For the past couple months I’ve been busy writing a critique of Ken Wilber‘s thought on “religion”, to be submitted to the journal devoted to his thought. I’ve been critical of Wilber before, and that article will be no different. In the next week or two I expect to post about some further criticisms that the article didn’t have room for.
But I don’t want all these criticisms to make it sound like I think Wilber’s thought is silly, fruitless or otherwise wrong-headed. Quite the opposite. I engage with Wilber’s ideas this much precisely because his project is so important and valuable. Granted, his writings don’t stand up well to either analytic or continental assessment: his arguments are sometimes maddeningly imprecise, and his readings of other thinkers tend strongly to the superficial. But what Wilber lacks in precision and depth, he makes up for in breadth.
For the thing about both the analytic and continental standards of assessment is that they are both generated in the context of contemporary academia – and that is a context that gives out all its rewards to those who think small. When good work is considered to be that which gets the details exactly right, it’s much easier to generate endless articles saying new things, because there are so many new details to talk about. The nonacademic book publishing industry has its own problematic incentives, but they are not the same ones. They don’t push authors to precise nitpicky detail in the same way; and that’s a valuable counterbalance to academia. I do think academia’s details matter a lot. But they matter because they are part of a larger whole. We will not really be able to make sense of the world and our lives if we can’t understand what that whole is, how everything fits together. And that’s where Wilber comes in.
Wilber’s project is an audacious one: to integrate all the different realms of human knowledge, including the “great wisdom traditions” like Buddhism and Christianity. He tries hard to bring together “religion” and science, and he understands that philosophy has a key role in that process.
It would be one thing to make a mere catalogue of these different kinds of knowledge, a road map to the most important books. That much has been done before. Wilber, by contrast, actually tries to consider the truth of the ideas he studies. And not just in terms of declaring them true or declaring them false, but trying to find the truth in all of them. He proclaims, rightly I think, that “no human mind can produce 100% error.” And more than that: when an idea comes to last across multiple generations, that suggests there is particular truth to it – it’s not tied to the madness of one particular clique or the whimsy of one era, but is reinvented with every new birth who take it up and find it valuable for explaining the world and our place in it. Somehow, the ideas need to go together.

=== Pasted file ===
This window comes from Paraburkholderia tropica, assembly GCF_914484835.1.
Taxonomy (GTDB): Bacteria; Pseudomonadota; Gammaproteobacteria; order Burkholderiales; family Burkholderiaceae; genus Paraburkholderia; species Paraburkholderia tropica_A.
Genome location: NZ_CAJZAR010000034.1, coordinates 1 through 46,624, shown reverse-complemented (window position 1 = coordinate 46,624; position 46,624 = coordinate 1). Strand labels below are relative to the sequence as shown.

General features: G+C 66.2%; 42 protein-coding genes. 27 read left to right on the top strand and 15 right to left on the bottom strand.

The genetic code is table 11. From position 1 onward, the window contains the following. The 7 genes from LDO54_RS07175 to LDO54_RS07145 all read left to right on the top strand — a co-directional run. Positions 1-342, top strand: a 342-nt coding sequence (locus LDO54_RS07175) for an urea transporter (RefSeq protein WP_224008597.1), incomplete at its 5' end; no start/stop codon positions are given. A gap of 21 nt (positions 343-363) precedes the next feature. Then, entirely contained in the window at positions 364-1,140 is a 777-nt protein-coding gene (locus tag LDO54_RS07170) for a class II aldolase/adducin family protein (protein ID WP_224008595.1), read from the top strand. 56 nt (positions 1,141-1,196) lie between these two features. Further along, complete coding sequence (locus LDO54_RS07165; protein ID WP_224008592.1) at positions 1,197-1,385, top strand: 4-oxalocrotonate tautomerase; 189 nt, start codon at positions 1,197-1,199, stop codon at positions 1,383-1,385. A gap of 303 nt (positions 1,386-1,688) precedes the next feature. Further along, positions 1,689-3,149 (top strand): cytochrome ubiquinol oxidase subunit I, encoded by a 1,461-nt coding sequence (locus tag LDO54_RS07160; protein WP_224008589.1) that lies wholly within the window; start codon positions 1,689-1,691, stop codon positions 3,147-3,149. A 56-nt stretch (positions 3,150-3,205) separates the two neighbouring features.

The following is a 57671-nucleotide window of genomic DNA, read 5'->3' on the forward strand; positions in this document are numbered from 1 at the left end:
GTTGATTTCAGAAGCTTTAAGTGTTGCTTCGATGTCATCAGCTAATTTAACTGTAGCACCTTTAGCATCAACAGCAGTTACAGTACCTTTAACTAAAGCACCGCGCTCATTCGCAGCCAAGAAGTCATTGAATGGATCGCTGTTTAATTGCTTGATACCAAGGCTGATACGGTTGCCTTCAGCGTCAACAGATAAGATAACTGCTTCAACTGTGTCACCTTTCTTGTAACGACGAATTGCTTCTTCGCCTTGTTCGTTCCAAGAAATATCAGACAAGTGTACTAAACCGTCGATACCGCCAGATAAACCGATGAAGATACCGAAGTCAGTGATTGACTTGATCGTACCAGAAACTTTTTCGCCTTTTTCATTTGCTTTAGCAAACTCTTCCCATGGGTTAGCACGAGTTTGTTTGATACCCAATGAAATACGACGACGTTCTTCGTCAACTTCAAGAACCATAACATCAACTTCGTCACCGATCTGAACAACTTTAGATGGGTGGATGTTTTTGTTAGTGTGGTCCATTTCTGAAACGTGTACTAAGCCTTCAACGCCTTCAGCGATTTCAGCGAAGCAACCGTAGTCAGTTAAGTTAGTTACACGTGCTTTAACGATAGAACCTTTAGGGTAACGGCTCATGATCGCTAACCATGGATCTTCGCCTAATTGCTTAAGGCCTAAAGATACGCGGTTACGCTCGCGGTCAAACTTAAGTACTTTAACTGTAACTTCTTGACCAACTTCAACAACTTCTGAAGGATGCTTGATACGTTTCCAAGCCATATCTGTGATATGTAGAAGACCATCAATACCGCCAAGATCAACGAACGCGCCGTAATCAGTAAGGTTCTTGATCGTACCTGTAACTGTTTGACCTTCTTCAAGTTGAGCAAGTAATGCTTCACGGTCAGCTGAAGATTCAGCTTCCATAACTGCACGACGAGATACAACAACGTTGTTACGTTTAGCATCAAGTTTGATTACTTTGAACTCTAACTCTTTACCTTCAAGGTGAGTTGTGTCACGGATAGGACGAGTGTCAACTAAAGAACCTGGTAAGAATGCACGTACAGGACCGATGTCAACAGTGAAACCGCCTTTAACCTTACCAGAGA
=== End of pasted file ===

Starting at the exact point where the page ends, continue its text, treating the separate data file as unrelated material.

This approach too has been taken before to some extent. G.W.F. Hegel tried harder than most. While I think Hegel was more methodologically sophisticated than Wilber, there is a lot missing from Hegel’s synthesis. Science, especially, has changed a lot, making Hegel’s philosophy of nature difficult to accept; so too, Hegel’s thought has no room for the shining achievement of the 20th century, namely feminism and the liberation of women. And while Hegel at least attempted to include Asian philosophies in his synthesis, in a way that few had before, they were stuck at the earliest and lowest level of his philosophy, making Hegel “strong with respect to time and weak with respect to space”. All of these vast gaps in Hegel’s thought – science, feminism, Asian philosophy – Wilber has tried hard to give a central place in his thought. His attempted synthesis is the widest one I know of – much more so than that of, say, Mou Zongsan, who says little if anything about Judaism or Advaita Vedānta, let alone feminism and science. Wilber gives us some vision of what a unified synthesis now could look like.
I don’t accept most of the contours of the synthesis Wilber comes up with, but some of the concepts that make it up have been very valuable to my reflection, especially ascent and descent and the pre-trans fallacy. And beyond the particular concepts, the nature of the project itself is particularly valuable in the era of detail-obsessed academia. Philologists and analytic philosophers usually can’t see the forest for the trees. Wilber’s sweeping generalizations give him the opposite problem: he has a hard time getting the whole forest because he doesn’t understand the trees that make it up. But when the structures of textual production today lead so overwhelmingly to a focus on nitpicky details with no larger context, Wilber’s problem is a good one for a thinker to have.